Sound-Based Interventions

Sound therapy, using hearing aids or tinnitus maskers, can help the brain ignore the tinnitus frequency. Tinnitus retraining therapy and mobile applications offering sound masking and relaxation exercises are potential interventions. Neuromonics therapy and bimodal neuromodulation also show promise.


As of now, no medications are effective for idiopathic tinnitus. The effectiveness of antidepressants, anticonvulsants, and other drugs remains unclear. Injections of botulinum toxin have been successful in rare cases of objective tinnitus due to muscle spasms.


Safety sign from the UK Government Regulations requiring ear protection.
Safety sign from the UK Government Regulations requiring ear protection.

Preventing tinnitus involves avoiding prolonged exposure to loud noises and ototoxic medications. Custom-made earplugs can protect against noise-induced hearing damage. Certain occupational groups, including military personnel, musicians, and construction workers, should take additional precautions.

Self-assessment MCQs (single best answer)

What is tinnitus?

Which of the following is a common psychological effect of persistent tinnitus?

What is the primary method for diagnosing tinnitus?

Which type of tinnitus is most commonly perceived only by the patient?

What is the most effective psychological treatment for tinnitus?

What is often used in sound-based interventions for tinnitus management?

Which of the following is not a potential cause of objective tinnitus?

What does an audiogram help diagnose in relation to tinnitus?

What is a recommended prevention strategy for tinnitus?

Which of the following is not a common description of tinnitus sounds?


Dentaljuce provides Enhanced Continuing Professional Development (CPD) with GDC-approved Certificates for dental professionals worldwide.

Founded in 2009 by the award-winning Masters team from the School of Dentistry at the University of Birmingham, Dentaljuce has established itself as the leading platform for online CPD.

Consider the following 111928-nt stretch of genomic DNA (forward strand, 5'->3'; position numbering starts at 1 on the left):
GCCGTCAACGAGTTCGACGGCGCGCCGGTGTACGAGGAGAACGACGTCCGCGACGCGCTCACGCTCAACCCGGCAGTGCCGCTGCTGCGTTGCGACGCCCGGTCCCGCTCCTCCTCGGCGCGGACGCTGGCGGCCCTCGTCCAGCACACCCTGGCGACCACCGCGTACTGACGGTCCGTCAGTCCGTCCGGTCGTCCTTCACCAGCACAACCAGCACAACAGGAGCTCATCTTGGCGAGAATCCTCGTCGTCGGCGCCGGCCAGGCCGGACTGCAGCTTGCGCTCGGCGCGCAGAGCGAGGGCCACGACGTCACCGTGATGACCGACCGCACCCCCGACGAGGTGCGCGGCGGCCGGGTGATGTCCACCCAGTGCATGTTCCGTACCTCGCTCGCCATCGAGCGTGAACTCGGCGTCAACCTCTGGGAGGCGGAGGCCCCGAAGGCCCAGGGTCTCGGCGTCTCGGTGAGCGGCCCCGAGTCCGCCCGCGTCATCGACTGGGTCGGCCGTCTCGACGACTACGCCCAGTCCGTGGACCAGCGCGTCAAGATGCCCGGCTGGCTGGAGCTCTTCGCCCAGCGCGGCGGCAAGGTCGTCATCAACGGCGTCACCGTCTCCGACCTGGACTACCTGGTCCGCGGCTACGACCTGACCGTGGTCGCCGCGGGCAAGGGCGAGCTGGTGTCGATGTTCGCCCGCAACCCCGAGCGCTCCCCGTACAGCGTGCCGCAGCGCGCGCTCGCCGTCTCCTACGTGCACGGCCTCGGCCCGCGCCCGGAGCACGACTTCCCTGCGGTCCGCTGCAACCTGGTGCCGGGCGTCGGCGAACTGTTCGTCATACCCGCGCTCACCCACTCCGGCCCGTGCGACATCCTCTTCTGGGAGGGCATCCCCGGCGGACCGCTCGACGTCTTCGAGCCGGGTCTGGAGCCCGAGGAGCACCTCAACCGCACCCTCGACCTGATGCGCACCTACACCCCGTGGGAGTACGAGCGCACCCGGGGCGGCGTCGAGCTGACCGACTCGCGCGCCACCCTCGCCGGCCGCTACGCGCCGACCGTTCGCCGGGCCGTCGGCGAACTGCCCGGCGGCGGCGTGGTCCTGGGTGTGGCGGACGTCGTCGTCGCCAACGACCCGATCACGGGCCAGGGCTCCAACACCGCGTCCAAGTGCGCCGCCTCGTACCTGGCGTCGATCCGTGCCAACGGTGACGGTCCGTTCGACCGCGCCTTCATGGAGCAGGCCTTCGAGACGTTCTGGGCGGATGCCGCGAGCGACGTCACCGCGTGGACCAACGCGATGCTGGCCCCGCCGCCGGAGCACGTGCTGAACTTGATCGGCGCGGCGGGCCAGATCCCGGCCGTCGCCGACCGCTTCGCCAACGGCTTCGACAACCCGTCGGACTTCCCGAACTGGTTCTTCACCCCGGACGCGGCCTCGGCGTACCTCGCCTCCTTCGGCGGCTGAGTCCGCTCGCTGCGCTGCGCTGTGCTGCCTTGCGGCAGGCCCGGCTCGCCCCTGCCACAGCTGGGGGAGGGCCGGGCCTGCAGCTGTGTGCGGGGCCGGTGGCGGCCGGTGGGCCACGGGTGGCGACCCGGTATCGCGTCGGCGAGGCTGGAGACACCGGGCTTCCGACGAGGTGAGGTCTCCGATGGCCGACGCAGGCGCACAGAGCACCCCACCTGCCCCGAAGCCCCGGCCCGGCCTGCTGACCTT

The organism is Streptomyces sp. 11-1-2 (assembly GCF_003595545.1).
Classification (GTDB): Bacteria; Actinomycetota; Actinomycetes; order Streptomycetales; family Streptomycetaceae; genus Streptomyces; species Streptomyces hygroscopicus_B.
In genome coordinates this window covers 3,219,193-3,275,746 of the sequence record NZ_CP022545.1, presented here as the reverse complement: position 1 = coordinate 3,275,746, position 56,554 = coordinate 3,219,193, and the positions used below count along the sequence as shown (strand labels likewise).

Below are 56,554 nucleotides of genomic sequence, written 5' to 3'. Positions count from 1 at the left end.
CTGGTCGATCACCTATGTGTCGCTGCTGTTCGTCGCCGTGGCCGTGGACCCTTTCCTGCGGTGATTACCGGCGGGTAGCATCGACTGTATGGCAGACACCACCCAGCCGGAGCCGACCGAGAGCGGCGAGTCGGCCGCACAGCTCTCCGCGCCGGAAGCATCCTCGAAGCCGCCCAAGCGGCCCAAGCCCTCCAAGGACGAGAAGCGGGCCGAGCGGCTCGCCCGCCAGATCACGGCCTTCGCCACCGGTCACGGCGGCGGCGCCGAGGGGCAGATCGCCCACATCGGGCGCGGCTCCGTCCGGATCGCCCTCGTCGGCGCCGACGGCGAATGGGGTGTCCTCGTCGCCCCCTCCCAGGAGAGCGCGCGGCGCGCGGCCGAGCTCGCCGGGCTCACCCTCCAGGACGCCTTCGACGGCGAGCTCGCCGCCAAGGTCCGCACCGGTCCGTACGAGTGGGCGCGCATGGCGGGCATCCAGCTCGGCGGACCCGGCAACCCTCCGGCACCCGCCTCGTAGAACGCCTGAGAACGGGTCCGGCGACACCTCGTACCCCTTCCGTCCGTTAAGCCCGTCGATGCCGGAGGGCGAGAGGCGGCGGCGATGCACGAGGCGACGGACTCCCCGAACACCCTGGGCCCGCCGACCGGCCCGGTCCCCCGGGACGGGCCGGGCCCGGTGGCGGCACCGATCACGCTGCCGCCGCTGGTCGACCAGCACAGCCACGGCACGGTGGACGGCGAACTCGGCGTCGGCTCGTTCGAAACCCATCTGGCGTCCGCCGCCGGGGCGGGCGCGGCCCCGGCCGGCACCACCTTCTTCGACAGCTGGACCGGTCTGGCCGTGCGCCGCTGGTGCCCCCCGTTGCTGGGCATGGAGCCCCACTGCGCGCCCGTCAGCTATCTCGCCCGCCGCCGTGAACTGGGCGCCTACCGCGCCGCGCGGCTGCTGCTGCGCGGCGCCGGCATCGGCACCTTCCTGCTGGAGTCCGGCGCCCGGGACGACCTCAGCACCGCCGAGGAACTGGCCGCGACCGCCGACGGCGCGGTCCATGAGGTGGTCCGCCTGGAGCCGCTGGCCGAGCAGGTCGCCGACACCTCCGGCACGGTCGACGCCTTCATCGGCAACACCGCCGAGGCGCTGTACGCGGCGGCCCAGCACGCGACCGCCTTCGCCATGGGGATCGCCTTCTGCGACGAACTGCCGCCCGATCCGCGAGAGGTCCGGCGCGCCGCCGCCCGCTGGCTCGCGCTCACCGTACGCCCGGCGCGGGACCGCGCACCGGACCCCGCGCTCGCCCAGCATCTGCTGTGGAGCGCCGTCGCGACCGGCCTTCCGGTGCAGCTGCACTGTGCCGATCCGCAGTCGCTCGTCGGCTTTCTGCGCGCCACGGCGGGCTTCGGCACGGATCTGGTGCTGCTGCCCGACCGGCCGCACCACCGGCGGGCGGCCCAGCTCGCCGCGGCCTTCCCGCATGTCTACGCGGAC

With over 100 high-quality online courses available for a single annual membership fee, Dentaljuce offers comprehensive e-learning designed for busy dental professionals.

The courses cover a complete range of topics, from clinical skills to patient communication, and are suitable for dentists, nurses, hygienists, therapists, students, and practice managers.

Dentaljuce features Dr. Aiden, a dentally trained AI-powered personal tutor available 24/7 to assist with queries and provide guidance through complex topics, enhancing the learning experience.

Check out our range of courses, or sign up now!

Membership Options

Dentaljuce offers a range of membership options…

Regular Membership

With enhanced CPD Certificates. Dentaljuce is brought to you by the award winning Masters team from the School of Dentistry, University of Birmingham, UK. All have won awards for web based learning and teaching and are recognised as leaders and innovators in this field, as well as being highly experienced clinical teachers. Full access to over 100 courses, no extras to pay.

Buy Now

£89.00 per year

Student Membership

No Certificates. With universities cutting down on traditional lectures, many students are currently having to rely more on online resources. If you don't need CPD Certificates, we are offering an amazing discount on your Dentaljuce personal membership fee. Special student price just £29 for 12 months individual membership.

Buy Now

£29.00 per year

I love the personal touch of Dr. Aiden. It's amazing how accurately he responds to my questions.

© Dentaljuce 2024 | Terms & Conditions | Privacy Policy

Recording CPD time: recorded.